Despite fears of robots replacing humans in the workplace, people continue to remain a vital component of every organization's success. In fact, it is estimated that 70–90% of mergers and acquisitions fail.1 This lack of success is attributed to leadership, people and cultural issues.
As portfolios and business models become more agile and diverse in their responses to business and technology change, the practice of putting the right leaders and people with the right capabilities in the right place for the right cost, is becoming correspondingly complex. And the pace of change is so fast that businesses must anticipate the organization, leadership and workforce changes, otherwise a major performance gap will emerge.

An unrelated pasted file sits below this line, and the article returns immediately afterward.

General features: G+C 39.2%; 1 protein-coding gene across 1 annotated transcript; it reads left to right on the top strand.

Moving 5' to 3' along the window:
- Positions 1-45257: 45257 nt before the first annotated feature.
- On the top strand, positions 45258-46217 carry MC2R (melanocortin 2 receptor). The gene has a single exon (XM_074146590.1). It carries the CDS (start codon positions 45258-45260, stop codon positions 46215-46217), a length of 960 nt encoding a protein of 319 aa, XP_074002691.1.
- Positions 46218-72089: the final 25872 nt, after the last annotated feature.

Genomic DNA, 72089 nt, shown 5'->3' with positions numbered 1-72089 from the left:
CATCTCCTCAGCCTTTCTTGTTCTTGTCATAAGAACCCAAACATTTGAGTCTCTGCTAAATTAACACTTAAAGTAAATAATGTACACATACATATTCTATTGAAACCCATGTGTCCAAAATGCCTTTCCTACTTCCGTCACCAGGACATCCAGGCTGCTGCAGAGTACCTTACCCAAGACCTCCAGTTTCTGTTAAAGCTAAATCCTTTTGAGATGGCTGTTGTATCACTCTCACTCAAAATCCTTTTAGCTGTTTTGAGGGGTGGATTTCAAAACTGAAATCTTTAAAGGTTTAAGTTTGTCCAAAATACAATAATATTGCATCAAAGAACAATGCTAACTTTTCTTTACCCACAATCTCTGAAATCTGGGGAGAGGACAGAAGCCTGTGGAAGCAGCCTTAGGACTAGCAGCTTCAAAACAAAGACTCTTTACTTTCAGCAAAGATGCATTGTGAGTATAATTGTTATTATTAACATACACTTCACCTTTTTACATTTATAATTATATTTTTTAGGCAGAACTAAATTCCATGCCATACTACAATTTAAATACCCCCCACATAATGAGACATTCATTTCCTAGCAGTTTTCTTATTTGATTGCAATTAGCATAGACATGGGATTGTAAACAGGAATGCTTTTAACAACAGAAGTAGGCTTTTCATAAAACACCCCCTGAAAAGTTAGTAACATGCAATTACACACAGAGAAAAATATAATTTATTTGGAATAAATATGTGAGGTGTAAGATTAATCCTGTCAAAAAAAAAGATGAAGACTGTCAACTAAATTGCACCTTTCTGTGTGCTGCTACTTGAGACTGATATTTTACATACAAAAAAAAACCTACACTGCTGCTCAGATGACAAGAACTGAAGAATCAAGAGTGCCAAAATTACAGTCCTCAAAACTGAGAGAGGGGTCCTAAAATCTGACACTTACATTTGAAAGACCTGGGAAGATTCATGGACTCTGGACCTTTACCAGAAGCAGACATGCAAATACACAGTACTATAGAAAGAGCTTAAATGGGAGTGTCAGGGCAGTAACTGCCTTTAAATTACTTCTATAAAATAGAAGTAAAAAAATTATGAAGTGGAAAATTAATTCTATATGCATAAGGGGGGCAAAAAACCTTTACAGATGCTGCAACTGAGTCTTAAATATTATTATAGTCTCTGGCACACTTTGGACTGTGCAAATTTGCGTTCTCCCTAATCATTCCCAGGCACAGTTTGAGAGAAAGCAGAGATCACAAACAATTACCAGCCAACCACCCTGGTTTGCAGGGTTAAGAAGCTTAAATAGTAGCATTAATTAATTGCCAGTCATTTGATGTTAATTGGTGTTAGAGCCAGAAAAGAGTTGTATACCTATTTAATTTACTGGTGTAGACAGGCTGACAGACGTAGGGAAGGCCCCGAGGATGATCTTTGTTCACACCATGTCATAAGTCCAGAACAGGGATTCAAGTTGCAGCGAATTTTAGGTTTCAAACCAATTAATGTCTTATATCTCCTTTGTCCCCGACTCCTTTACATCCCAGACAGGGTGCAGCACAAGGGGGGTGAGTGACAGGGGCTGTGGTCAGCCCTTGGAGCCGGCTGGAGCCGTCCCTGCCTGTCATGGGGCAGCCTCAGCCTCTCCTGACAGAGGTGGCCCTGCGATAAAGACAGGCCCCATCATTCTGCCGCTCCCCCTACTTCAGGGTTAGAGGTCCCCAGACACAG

Many organizations' first response to talent gaps is to recruit the talent and/or skills they think they need: hiring contractors, building up a core contingent worker base or managed services capability, or other non-traditional forms of labor supply. Yet each of these options presents its own challenges and the data suggests that recruitment is not the underlying issue. According to this year's M&A survey, Global Capital Confidence Barometer, 66% of respondents are still determining how best to use contingent workers while retaining the organization's corporate culture; 55% say they are struggling to hire people with the right skillset; 34% are challenged to reskill their existing workforce to better respond to technology changes.